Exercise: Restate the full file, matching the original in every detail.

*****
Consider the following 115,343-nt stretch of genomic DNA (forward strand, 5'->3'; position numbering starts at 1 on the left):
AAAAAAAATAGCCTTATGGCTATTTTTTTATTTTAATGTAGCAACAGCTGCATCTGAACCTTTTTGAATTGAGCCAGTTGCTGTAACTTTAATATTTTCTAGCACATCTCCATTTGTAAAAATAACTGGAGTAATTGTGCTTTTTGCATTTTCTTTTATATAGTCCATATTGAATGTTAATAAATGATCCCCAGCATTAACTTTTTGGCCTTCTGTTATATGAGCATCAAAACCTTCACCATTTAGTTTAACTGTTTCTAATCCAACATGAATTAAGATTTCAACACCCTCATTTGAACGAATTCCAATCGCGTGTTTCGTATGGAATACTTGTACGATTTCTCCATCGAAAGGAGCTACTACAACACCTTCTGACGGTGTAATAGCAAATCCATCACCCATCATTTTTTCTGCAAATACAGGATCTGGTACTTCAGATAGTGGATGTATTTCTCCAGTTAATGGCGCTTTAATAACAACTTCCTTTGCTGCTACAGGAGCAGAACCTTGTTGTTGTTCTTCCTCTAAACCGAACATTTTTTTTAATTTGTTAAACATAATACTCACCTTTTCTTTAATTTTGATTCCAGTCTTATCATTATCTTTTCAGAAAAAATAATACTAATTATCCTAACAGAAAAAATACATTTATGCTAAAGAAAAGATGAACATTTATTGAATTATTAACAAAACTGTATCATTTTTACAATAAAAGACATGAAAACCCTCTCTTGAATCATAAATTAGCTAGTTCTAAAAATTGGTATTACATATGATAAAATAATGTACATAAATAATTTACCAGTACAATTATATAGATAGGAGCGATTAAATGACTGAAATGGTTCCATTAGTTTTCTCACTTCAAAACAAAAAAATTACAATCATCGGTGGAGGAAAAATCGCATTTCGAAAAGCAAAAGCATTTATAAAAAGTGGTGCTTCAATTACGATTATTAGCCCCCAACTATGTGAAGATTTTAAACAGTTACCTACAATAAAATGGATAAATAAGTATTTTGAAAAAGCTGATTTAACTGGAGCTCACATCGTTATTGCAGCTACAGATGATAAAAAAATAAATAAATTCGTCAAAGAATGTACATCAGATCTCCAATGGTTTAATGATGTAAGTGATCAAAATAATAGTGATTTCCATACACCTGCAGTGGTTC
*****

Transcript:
Consider the following 115,343-nt stretch of genomic DNA (forward strand, 5'->3'; position numbering starts at 1 on the left):
AAAAAAAATAGCCTTATGGCTATTTTTTTATTTTAATGTAGCAACAGCTGCATCTGAACCTTTTTGAATTGAGCCAGTTGCTGTAACTTTAATATTTTCTAGCACATCTCCATTTGTAAAAATAACTGGAGTAATTGTGCTTTTTGCATTTTCTTTTATATAGTCCATATTGAATGTTAATAAATGATCCCCAGCATTAACTTTTTGGCCTTCTGTTATATGAGCATCAAAACCTTCACCATTTAGTTTAACTGTTTCTAATCCAACATGAATTAAGATTTCAACACCCTCATTTGAACGAATTCCAATCGCGTGTTTCGTATGGAATACTTGTACGATTTCTCCATCGAAAGGAGCTACTACAACACCTTCTGACGGTGTAATAGCAAATCCATCACCCATCATTTTTTCTGCAAATACAGGATCTGGTACTTCAGATAGTGGATGTATTTCTCCAGTTAATGGCGCTTTAATAACAACTTCCTTTGCTGCTACAGGAGCAGAACCTTGTTGTTGTTCTTCCTCTAAACCGAACATTTTTTTTAATTTGTTAAACATAATACTCACCTTTTCTTTAATTTTGATTCCAGTCTTATCATTATCTTTTCAGAAAAAATAATACTAATTATCCTAACAGAAAAAATACATTTATGCTAAAGAAAAGATGAACATTTATTGAATTATTAACAAAACTGTATCATTTTTACAATAAAAGACATGAAAACCCTCTCTTGAATCATAAATTAGCTAGTTCTAAAAATTGGTATTACATATGATAAAATAATGTACATAAATAATTTACCAGTACAATTATATAGATAGGAGCGATTAAATGACTGAAATGGTTCCATTAGTTTTCTCACTTCAAAACAAAAAAATTACAATCATCGGTGGAGGAAAAATCGCATTTCGAAAAGCAAAAGCATTTATAAAAAGTGGTGCTTCAATTACGATTATTAGCCCCCAACTATGTGAAGATTTTAAACAGTTACCTACAATAAAATGGATAAATAAGTATTTTGAAAAAGCTGATTTAACTGGAGCTCACATCGTTATTGCAGCTACAGATGATAAAAAAATAAATAAATTCGTCAAAGAATGTACATCAGATCTCCAATGGTTTAATGATGTAAGTGATCAAAATAATAGTGATTTCCATACACCTGCAGTGGTTC